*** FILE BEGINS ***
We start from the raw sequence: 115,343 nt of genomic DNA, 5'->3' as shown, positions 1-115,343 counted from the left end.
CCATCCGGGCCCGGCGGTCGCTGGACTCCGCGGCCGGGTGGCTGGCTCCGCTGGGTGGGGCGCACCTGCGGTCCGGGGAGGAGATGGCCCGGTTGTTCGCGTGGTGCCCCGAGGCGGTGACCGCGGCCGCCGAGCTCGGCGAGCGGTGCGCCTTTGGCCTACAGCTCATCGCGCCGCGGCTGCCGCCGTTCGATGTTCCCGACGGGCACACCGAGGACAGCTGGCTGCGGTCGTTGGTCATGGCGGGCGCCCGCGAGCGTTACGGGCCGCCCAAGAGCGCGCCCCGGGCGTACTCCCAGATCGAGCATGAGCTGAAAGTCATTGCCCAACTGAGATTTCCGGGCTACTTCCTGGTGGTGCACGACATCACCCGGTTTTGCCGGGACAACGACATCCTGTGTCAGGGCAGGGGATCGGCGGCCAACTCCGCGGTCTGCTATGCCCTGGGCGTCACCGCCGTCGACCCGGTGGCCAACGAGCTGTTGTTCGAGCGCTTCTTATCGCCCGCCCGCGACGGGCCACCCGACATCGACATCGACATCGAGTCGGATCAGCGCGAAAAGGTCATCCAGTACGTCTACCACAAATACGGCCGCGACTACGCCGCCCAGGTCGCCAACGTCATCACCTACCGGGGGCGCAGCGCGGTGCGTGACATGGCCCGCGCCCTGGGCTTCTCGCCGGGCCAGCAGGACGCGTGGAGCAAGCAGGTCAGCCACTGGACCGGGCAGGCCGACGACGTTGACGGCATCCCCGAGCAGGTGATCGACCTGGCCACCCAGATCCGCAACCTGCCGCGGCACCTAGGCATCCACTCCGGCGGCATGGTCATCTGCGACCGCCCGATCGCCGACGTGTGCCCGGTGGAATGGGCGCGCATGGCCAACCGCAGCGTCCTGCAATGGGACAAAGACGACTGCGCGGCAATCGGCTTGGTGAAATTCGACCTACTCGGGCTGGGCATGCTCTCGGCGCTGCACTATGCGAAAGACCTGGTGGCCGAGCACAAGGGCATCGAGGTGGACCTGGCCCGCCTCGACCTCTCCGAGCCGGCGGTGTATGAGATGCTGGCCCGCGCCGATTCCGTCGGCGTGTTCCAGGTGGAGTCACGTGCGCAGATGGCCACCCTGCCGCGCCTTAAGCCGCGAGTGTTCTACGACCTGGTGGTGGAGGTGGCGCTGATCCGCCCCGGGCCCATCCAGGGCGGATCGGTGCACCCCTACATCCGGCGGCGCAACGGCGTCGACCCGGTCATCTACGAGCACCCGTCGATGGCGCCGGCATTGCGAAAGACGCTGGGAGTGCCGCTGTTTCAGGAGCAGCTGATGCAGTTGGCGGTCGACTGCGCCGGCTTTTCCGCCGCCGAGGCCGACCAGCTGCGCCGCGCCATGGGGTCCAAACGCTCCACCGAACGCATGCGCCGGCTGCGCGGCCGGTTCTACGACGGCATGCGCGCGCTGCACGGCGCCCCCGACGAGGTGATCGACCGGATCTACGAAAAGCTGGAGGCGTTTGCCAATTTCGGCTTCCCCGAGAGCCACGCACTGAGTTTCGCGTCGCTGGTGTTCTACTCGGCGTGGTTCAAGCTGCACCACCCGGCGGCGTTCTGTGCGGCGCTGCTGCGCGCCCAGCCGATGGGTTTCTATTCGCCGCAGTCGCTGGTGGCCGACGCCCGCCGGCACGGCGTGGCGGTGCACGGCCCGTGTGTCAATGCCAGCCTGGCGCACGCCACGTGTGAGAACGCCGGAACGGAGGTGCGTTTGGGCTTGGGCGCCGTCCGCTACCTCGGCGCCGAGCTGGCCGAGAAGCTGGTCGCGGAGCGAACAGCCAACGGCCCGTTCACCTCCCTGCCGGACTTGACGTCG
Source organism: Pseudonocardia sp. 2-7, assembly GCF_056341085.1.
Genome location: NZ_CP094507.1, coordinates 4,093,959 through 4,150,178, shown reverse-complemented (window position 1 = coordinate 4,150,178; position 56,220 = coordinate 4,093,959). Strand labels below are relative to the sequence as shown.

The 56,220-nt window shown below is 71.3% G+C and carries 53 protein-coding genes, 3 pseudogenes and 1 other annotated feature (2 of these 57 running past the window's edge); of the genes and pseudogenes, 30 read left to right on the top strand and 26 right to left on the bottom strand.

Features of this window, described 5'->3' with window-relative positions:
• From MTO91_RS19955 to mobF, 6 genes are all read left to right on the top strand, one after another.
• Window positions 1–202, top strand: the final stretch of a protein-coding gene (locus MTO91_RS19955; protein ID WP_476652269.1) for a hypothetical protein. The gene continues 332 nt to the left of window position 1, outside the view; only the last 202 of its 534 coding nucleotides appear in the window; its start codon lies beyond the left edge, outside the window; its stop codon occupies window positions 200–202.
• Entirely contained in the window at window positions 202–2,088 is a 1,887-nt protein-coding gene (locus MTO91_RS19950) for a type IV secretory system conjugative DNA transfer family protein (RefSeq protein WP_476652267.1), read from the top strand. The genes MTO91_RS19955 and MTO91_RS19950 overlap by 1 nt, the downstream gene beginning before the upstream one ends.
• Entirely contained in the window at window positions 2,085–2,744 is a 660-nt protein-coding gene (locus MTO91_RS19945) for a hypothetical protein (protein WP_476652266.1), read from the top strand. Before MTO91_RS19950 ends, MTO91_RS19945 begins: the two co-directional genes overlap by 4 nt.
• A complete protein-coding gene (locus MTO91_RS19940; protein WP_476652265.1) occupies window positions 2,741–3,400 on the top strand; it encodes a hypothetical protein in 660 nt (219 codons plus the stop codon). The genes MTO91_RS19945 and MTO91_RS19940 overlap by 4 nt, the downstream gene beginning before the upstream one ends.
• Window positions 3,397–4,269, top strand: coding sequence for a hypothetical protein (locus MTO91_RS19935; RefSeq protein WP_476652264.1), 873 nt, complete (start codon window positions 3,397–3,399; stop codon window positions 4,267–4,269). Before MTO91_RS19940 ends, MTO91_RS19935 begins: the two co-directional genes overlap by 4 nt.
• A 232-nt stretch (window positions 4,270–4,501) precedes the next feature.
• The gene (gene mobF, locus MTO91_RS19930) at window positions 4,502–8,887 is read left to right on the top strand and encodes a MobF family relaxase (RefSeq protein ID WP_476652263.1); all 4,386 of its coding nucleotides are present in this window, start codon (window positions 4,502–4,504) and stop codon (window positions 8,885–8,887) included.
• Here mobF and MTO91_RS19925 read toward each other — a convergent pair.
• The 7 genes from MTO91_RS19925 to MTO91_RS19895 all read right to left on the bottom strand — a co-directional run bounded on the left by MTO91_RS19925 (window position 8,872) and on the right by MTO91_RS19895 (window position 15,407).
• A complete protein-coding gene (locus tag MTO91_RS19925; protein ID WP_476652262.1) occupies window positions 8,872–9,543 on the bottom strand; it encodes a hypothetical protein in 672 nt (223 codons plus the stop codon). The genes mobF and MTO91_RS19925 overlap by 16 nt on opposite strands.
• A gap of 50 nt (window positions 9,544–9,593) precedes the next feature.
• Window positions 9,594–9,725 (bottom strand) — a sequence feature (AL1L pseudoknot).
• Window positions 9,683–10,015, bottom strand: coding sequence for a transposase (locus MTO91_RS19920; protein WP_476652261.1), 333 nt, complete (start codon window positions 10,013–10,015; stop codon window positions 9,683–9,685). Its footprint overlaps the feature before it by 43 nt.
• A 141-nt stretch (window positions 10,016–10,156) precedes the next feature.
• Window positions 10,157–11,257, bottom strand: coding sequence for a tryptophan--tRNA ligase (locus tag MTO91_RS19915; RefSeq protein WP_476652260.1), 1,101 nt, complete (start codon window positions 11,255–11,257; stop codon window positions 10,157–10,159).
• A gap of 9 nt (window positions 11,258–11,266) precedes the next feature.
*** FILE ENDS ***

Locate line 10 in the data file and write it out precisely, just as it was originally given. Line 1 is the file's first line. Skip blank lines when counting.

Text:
• Entirely contained in the window at window positions 2,085–2,744 is a 660-nt protein-coding gene (locus MTO91_RS19945) for a hypothetical protein (protein WP_476652266.1), read from the top strand. Before MTO91_RS19950 ends, MTO91_RS19945 begins: the two co-directional genes overlap by 4 nt.